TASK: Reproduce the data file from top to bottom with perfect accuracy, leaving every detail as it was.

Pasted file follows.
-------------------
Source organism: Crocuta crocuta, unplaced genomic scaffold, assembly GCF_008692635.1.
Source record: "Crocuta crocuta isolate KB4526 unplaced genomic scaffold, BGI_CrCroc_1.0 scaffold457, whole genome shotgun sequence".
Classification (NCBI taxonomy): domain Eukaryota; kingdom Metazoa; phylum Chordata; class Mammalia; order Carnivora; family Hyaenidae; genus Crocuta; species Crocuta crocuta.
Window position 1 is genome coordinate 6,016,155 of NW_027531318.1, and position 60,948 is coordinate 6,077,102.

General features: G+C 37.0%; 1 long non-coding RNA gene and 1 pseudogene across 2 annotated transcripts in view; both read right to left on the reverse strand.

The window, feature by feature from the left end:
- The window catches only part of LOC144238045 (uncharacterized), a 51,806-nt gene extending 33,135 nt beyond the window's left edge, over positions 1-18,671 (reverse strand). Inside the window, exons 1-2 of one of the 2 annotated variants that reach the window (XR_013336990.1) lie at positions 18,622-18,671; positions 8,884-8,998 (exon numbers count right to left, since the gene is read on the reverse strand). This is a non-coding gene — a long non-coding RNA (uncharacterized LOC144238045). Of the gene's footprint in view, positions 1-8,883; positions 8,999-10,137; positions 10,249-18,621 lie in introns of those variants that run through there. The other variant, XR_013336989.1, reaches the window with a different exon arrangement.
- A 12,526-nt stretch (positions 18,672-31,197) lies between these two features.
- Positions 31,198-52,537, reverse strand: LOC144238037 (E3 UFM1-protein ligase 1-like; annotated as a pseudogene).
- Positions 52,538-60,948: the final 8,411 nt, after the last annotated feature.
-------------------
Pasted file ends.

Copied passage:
Source organism: Crocuta crocuta, unplaced genomic scaffold, assembly GCF_008692635.1.
Source record: "Crocuta crocuta isolate KB4526 unplaced genomic scaffold, BGI_CrCroc_1.0 scaffold457, whole genome shotgun sequence".
Classification (NCBI taxonomy): domain Eukaryota; kingdom Metazoa; phylum Chordata; class Mammalia; order Carnivora; family Hyaenidae; genus Crocuta; species Crocuta crocuta.
Window position 1 is genome coordinate 6,016,155 of NW_027531318.1, and position 60,948 is coordinate 6,077,102.

General features: G+C 37.0%; 1 long non-coding RNA gene and 1 pseudogene across 2 annotated transcripts in view; both read right to left on the reverse strand.

The window, feature by feature from the left end:
- The window catches only part of LOC144238045 (uncharacterized), a 51,806-nt gene extending 33,135 nt beyond the window's left edge, over positions 1-18,671 (reverse strand). Inside the window, exons 1-2 of one of the 2 annotated variants that reach the window (XR_013336990.1) lie at positions 18,622-18,671; positions 8,884-8,998 (exon numbers count right to left, since the gene is read on the reverse strand). This is a non-coding gene — a long non-coding RNA (uncharacterized LOC144238045). Of the gene's footprint in view, positions 1-8,883; positions 8,999-10,137; positions 10,249-18,621 lie in introns of those variants that run through there. The other variant, XR_013336989.1, reaches the window with a different exon arrangement.
- A 12,526-nt stretch (positions 18,672-31,197) lies between these two features.
- Positions 31,198-52,537, reverse strand: LOC144238037 (E3 UFM1-protein ligase 1-like; annotated as a pseudogene).
- Positions 52,538-60,948: the final 8,411 nt, after the last annotated feature.